British Imperialism and the Crisis in the Sudan
One of the world’s worst humanitarian crisis is currently unfolding in the Darfur region of the Sudan. For the past 22 months, more than 70,000 Sudanese have been killed, and nearly 2 million people have fled their homes to neighboring countries. This paper attempts to explore this present day civil war and genocide taking place in the Sudan. This is an event of epic proportions that will have vast implications for the future of the country and the continent. Understanding the history of European colonialism in Africa, as focused through the lense of the Sudan, is the purpose of this paper. Primarily, the paper will analyze the history of European imperialism in the region of the Sudan, and attempt to understand how the British occupation of the country provided the framework and foundation for many of the problems today. Furthermore this paper will explore the implications that this genocide will have in the international realm of politics; the lack of media exposure of such an horrific event is another avenue of exploration in this paper.
In present day Sudan the country is divided across political and religious lines that are so deeply rooted that a peace resolution does not seem likely in the near future. The world is simply waiting and hoping that the conflict will be resolved internally without aid from the outside world. The manner in which the world is responding to the conflict in the Sudan is indicative of the manner in which the world has always viewed Africa and its people. Dating back to as early the 1400s the world has always viewed the people of Africa as second-class citizens and have treated them as such. This mindset still permeates throughout the world today, nearly six centuries later and is at the root of the of the present day problems. Primarily the violence and turmoil is concentrated in the Darfur region of the Sudan. It is estimated that 1,000 people are dying each day in the Sudan, and given the apathetic mindset of the world, hundreds of thousands will continue to die if not helped.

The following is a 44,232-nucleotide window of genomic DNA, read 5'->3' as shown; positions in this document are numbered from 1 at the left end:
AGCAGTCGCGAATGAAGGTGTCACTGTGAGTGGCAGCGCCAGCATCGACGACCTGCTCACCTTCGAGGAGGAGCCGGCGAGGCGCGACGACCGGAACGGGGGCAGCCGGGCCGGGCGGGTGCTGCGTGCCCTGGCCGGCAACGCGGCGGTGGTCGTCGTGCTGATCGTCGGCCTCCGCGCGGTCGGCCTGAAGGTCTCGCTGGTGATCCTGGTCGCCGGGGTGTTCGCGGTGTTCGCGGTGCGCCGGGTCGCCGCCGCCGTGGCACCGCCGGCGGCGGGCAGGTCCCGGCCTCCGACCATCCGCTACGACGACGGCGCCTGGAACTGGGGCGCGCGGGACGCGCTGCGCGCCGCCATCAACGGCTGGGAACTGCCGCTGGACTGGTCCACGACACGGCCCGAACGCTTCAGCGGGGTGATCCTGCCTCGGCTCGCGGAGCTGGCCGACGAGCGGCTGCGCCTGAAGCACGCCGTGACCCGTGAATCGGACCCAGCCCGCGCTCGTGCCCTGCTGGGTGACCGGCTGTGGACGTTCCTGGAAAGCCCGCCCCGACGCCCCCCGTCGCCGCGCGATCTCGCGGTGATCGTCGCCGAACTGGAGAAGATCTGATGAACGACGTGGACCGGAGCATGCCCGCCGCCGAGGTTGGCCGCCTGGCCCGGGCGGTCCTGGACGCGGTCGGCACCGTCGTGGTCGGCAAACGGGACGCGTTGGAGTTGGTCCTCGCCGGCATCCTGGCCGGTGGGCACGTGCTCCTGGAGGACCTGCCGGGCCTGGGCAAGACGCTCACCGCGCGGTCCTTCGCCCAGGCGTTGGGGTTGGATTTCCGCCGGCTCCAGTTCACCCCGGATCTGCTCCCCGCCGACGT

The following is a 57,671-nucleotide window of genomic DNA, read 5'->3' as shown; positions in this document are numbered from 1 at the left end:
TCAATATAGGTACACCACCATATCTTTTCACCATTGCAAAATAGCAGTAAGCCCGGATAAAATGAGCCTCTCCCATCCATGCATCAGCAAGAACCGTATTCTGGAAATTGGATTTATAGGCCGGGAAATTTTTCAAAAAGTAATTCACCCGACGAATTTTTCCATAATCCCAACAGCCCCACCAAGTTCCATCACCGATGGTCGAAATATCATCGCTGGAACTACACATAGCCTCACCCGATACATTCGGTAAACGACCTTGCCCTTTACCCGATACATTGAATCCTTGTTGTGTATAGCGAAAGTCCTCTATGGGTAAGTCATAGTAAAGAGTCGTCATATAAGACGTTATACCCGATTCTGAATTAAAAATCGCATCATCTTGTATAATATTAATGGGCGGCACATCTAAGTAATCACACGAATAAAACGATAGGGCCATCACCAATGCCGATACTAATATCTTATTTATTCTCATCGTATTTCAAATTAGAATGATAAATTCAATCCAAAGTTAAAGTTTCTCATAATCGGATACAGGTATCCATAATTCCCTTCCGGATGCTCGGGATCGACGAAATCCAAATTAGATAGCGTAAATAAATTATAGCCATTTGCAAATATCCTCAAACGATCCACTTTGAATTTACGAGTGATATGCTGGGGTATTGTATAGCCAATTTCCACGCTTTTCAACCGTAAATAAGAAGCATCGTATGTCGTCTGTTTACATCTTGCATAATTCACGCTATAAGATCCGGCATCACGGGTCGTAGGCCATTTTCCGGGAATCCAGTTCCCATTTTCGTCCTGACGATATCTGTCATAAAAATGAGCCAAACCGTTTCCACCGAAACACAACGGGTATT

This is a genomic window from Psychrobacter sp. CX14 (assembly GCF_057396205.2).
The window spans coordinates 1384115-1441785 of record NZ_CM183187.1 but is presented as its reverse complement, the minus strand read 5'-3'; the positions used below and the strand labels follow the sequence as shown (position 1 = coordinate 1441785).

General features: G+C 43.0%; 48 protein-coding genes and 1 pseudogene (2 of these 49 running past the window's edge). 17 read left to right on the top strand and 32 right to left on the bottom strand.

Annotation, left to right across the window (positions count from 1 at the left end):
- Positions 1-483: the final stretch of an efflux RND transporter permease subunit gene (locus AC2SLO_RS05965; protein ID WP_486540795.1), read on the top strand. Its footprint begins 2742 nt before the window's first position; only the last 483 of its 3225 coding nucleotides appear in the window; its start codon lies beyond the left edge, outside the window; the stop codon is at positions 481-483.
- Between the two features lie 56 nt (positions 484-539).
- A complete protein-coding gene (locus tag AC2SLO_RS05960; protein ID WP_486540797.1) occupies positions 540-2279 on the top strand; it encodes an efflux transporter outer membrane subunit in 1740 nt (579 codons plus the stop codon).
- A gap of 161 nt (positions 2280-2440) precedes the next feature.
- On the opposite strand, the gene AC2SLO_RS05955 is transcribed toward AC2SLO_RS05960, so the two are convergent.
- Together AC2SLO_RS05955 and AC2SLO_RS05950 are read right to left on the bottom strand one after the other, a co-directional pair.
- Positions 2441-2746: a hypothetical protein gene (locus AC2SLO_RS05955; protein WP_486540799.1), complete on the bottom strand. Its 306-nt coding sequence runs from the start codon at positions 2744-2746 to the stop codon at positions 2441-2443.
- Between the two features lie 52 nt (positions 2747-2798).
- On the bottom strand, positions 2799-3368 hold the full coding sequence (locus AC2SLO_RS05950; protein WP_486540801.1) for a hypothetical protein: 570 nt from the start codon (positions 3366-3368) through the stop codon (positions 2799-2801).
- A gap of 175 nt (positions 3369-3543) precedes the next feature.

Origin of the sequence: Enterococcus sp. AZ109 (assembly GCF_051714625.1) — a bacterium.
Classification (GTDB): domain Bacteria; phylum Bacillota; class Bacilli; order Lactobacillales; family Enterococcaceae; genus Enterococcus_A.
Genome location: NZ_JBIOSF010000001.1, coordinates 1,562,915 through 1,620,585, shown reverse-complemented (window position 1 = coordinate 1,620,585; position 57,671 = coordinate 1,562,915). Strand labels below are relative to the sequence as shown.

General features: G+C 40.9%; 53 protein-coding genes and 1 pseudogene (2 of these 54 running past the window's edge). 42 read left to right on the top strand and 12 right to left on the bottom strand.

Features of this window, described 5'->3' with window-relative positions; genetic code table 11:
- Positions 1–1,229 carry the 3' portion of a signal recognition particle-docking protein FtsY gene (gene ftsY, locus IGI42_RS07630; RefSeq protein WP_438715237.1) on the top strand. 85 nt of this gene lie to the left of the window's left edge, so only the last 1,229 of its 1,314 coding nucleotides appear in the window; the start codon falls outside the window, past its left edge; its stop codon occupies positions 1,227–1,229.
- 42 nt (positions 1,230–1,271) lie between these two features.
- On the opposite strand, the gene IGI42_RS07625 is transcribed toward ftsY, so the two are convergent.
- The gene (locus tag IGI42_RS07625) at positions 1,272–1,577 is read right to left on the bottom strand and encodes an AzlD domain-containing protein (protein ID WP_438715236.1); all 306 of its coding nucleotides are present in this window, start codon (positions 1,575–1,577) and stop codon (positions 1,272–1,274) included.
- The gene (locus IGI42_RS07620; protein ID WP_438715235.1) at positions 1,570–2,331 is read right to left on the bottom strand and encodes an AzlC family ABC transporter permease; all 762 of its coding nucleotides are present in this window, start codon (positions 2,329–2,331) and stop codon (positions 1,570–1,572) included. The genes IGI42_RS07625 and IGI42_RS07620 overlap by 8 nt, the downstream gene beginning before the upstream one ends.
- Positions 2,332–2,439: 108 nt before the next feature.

The Sudan is home to two civil wars taking place dating back hundreds of years. “The older of the two, pitting the Muslim revels from the south, has claimed 2m lives in the past two decades, and spurred 4m people to abandon their homes.”(Economist 11) Although the two sides in this old war are close to a peace resolution, a new insurgence has begun in the region pitting “Arabs” against the “black Africans”, in an effort to attract peace concessions from the Sudanese government just as the older rebels did years before. An uprising by rebel groups against government targets sparked this new war because they felt neglected by the Sudanese government. But the response of the government to the new revolt falls extremely short of peace concessions, and instead perpetuates an environment of violence, torture and depression. The government has...